LONDON (Reuters) – American author George Saunders has won the 2017 Man Booker Prize, a high-profile literary award, for his first novel, “Lincoln in the Bardo,” – a fictional account of U.S. President Abraham Lincoln burying his young son.
In his acceptance speech, Saunders, 58, noted that “we live in a strange time,” adding he saw the key question of the era being whether society responded to events with “exclusion and negative projection and violence,” or “with love.”
Saunders was the second consecutive American writer to win the prize, after the rules were changed in 2014 to allow authors of any book written in English and published in the U.K. to compete.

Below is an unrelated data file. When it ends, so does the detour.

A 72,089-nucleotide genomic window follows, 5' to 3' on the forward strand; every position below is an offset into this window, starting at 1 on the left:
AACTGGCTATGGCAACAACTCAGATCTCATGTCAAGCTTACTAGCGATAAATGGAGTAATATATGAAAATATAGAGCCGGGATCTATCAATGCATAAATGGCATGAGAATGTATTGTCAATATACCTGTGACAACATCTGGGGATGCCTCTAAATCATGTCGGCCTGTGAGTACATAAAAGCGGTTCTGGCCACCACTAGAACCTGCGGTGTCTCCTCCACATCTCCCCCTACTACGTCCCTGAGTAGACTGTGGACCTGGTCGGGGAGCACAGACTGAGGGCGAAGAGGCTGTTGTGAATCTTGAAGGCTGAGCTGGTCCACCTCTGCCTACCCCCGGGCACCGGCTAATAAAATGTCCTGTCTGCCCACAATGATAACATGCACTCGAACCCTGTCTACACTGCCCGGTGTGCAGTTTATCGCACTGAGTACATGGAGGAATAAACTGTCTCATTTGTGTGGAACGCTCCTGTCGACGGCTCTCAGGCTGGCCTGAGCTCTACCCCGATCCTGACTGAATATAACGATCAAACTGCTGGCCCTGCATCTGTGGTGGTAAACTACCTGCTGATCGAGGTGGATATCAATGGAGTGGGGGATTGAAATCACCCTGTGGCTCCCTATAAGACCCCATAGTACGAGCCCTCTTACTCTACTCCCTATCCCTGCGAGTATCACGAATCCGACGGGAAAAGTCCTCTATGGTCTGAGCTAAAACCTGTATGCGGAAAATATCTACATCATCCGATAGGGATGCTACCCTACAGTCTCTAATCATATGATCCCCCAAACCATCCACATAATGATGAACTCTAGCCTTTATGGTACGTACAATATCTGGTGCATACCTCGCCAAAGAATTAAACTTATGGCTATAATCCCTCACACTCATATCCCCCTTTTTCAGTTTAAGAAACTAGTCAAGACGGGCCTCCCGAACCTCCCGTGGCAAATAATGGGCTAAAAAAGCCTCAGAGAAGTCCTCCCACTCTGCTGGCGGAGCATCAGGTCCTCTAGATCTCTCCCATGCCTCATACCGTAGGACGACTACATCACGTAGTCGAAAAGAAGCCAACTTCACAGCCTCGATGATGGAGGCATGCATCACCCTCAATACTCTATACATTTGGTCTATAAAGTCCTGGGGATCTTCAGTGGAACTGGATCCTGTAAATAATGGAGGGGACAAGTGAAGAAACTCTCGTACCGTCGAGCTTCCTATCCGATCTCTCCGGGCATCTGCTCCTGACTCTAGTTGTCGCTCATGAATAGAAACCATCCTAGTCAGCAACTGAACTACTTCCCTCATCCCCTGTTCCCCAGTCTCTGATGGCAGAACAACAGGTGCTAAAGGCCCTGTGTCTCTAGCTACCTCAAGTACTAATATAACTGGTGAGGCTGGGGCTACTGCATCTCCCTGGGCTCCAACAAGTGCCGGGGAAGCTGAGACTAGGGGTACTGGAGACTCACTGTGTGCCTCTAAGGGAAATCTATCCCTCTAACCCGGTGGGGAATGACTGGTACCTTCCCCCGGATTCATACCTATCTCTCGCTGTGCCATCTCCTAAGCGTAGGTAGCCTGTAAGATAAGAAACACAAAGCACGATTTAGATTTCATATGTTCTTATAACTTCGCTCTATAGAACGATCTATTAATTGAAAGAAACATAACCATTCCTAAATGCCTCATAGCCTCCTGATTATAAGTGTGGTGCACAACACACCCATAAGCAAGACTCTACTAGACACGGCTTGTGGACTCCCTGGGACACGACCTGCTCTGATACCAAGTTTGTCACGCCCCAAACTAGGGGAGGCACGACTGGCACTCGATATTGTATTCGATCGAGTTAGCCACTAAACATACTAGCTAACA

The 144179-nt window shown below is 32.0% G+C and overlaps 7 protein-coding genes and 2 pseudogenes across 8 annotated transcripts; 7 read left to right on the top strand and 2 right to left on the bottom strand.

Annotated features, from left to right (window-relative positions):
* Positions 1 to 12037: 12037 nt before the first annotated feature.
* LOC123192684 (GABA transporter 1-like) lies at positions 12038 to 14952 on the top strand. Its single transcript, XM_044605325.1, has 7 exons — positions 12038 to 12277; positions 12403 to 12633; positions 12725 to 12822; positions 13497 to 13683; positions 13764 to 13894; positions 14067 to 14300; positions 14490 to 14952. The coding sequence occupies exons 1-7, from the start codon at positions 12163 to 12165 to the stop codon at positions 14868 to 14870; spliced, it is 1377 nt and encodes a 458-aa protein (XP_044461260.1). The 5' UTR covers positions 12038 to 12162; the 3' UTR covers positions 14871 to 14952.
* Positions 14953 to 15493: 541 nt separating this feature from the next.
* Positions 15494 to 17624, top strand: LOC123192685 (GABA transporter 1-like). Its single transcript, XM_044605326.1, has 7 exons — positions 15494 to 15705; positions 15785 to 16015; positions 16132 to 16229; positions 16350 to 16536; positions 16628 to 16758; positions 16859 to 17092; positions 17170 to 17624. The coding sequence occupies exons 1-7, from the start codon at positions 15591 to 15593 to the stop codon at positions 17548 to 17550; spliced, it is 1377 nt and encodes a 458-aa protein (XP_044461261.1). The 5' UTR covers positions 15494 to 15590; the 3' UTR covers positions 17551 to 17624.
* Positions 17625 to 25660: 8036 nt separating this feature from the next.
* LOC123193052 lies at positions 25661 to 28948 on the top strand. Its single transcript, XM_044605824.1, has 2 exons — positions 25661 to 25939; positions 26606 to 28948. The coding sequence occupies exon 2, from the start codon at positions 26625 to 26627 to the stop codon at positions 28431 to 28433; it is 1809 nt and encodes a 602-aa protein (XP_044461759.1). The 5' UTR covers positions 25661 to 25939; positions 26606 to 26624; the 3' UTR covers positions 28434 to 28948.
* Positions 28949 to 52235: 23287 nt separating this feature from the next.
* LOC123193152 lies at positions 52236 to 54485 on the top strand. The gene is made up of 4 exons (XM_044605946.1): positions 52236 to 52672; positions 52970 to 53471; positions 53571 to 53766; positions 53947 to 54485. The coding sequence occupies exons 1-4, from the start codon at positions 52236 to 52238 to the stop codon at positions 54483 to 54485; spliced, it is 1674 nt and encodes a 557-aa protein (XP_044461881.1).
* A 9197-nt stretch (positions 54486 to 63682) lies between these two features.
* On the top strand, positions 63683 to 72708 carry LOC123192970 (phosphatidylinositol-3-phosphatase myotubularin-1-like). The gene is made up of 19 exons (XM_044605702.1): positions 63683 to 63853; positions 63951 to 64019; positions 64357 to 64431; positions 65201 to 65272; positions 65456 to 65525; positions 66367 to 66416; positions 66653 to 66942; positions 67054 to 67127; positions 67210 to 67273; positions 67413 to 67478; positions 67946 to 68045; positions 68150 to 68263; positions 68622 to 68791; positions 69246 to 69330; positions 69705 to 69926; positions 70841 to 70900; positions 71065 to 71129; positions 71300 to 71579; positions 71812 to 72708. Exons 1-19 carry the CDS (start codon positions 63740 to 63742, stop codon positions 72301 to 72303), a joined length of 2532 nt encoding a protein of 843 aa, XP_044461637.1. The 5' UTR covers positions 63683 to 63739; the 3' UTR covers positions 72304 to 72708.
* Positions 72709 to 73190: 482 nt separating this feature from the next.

His novel, set in 1862, a year into the American Civil war, is a blend of historical accounts and imaginative fiction, which sees Lincoln’s son Willie, who died in the White House at age 11, in “Bardo” – a Tibetan form of purgatory.
The judging panel, led by author and member of Britain’s House of Lords Lola Young, praised the “deeply moving” book, saying it was “utterly original”.
Saunders was presented with his award by the Duchess of Cornwall.
Last year, American Paul Beatty became the first American to win the award, for his novel “The Sellout,” a biting satire on race relations in the United States.
Other previous winners have included this year’s Nobel Prize-winning novelist Kazuo Ishiguro, Salman Rushdie, Iris Murdoch and Canadian writer Margaret Atwood.
The award was previously open only to writers from Britain, Ireland, Zimbabwe or countries in the British Commonwealth. The winner receives a 50,000 pound ($65,000) cash prize.
(This story has been corrected to make clear Duchess of Cornwall presented award)
Reporting by Mark Hanrahan in London; Additional reporting by Kanishka Singh in Bengaluru; Editing by Peter Cooney